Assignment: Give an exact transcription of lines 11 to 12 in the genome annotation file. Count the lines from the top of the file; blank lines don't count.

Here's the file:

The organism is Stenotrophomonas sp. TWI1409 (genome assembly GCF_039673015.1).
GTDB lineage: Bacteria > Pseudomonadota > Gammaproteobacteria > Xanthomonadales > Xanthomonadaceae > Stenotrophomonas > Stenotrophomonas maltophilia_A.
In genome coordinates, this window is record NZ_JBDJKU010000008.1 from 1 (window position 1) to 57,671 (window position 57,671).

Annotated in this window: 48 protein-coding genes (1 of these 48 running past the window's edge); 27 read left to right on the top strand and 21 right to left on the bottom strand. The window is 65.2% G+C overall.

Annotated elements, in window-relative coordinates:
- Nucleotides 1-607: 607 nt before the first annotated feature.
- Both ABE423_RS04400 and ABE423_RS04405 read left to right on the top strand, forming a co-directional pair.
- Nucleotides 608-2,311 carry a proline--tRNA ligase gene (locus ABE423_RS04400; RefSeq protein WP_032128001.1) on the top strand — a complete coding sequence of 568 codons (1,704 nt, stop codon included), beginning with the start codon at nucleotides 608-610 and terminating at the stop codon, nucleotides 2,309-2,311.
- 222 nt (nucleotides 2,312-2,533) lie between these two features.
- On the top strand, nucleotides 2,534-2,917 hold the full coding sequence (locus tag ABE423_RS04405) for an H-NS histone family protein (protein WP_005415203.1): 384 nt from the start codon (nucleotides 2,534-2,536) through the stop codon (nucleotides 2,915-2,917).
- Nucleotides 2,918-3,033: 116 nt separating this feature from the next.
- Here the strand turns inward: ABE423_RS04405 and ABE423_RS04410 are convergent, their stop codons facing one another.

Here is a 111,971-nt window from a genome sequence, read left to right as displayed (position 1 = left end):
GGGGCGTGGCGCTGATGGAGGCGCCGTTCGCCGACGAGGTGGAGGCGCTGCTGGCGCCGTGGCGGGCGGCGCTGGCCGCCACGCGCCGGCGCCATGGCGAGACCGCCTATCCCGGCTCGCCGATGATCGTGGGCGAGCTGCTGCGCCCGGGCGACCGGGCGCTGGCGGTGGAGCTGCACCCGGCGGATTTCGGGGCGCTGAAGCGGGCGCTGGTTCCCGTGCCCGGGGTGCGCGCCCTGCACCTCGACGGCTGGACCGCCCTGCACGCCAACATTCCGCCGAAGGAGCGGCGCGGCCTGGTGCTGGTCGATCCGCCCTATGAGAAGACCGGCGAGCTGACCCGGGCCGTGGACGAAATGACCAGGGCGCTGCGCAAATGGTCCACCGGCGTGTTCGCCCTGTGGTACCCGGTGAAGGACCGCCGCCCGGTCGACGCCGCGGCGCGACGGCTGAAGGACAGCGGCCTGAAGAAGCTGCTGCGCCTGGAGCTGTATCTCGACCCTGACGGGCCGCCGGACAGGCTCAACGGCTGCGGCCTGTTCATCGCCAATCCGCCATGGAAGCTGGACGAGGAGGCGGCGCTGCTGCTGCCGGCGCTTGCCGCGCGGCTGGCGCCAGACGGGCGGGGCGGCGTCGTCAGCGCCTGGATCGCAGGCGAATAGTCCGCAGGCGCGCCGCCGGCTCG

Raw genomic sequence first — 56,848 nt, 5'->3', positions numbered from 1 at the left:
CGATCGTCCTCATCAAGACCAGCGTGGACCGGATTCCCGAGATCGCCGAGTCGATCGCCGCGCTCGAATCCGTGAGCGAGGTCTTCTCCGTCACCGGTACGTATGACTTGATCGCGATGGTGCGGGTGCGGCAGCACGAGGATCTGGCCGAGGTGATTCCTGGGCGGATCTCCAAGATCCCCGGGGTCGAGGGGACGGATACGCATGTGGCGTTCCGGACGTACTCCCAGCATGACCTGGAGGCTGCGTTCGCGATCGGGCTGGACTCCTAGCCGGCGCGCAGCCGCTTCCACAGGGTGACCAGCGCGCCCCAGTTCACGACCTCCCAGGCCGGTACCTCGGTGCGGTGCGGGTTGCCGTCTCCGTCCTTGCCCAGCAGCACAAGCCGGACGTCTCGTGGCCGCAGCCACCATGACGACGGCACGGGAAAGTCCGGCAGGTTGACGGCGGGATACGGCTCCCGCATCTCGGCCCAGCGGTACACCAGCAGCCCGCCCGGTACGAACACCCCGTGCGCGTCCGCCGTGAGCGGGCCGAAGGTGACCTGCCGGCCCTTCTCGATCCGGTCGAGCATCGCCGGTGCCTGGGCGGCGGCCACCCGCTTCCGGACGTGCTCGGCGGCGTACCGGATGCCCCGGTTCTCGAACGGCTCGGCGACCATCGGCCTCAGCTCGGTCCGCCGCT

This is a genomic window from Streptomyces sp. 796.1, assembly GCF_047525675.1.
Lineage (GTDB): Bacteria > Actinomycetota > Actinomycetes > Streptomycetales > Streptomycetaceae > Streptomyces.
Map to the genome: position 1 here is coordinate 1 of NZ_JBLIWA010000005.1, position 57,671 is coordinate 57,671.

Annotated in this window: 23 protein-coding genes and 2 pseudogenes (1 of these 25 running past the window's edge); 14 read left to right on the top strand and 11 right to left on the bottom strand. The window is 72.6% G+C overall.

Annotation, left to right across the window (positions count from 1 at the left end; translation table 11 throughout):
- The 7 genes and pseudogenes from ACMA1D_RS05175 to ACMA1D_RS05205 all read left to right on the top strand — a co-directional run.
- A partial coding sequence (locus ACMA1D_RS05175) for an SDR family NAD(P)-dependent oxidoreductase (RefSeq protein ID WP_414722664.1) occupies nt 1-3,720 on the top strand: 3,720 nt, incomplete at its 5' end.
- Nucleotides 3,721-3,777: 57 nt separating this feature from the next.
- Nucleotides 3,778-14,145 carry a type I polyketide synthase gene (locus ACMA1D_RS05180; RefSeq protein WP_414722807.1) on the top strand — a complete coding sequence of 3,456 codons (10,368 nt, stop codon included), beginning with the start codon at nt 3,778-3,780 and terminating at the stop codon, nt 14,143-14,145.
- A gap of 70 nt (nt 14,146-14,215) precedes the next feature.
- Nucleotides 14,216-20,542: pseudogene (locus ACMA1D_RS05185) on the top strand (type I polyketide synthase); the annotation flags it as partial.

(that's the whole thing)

- Nucleotides 2,918-3,033: 116 nt separating this feature from the next.
- Here the strand turns inward: ABE423_RS04405 and ABE423_RS04410 are convergent, their stop codons facing one another.